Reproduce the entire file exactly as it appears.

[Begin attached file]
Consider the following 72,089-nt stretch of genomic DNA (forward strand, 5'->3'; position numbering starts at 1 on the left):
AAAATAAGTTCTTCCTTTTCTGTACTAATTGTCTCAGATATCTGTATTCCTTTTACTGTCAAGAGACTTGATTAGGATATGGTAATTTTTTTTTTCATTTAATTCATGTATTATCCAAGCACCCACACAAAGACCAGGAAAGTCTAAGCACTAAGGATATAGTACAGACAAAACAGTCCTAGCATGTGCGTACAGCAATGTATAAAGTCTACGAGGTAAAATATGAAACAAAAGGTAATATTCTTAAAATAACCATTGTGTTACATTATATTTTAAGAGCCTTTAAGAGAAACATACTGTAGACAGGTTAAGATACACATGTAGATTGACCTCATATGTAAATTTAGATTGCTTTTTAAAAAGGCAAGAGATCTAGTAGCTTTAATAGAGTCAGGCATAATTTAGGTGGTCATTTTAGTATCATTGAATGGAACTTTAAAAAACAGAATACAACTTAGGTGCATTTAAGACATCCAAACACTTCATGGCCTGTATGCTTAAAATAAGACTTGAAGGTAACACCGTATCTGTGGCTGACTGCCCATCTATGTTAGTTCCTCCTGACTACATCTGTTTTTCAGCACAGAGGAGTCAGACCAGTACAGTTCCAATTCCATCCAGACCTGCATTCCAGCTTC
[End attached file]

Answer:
Consider the following 72,089-nt stretch of genomic DNA (forward strand, 5'->3'; position numbering starts at 1 on the left):
AAAATAAGTTCTTCCTTTTCTGTACTAATTGTCTCAGATATCTGTATTCCTTTTACTGTCAAGAGACTTGATTAGGATATGGTAATTTTTTTTTTCATTTAATTCATGTATTATCCAAGCACCCACACAAAGACCAGGAAAGTCTAAGCACTAAGGATATAGTACAGACAAAACAGTCCTAGCATGTGCGTACAGCAATGTATAAAGTCTACGAGGTAAAATATGAAACAAAAGGTAATATTCTTAAAATAACCATTGTGTTACATTATATTTTAAGAGCCTTTAAGAGAAACATACTGTAGACAGGTTAAGATACACATGTAGATTGACCTCATATGTAAATTTAGATTGCTTTTTAAAAAGGCAAGAGATCTAGTAGCTTTAATAGAGTCAGGCATAATTTAGGTGGTCATTTTAGTATCATTGAATGGAACTTTAAAAAACAGAATACAACTTAGGTGCATTTAAGACATCCAAACACTTCATGGCCTGTATGCTTAAAATAAGACTTGAAGGTAACACCGTATCTGTGGCTGACTGCCCATCTATGTTAGTTCCTCCTGACTACATCTGTTTTTCAGCACAGAGGAGTCAGACCAGTACAGTTCCAATTCCATCCAGACCTGCATTCCAGCTTC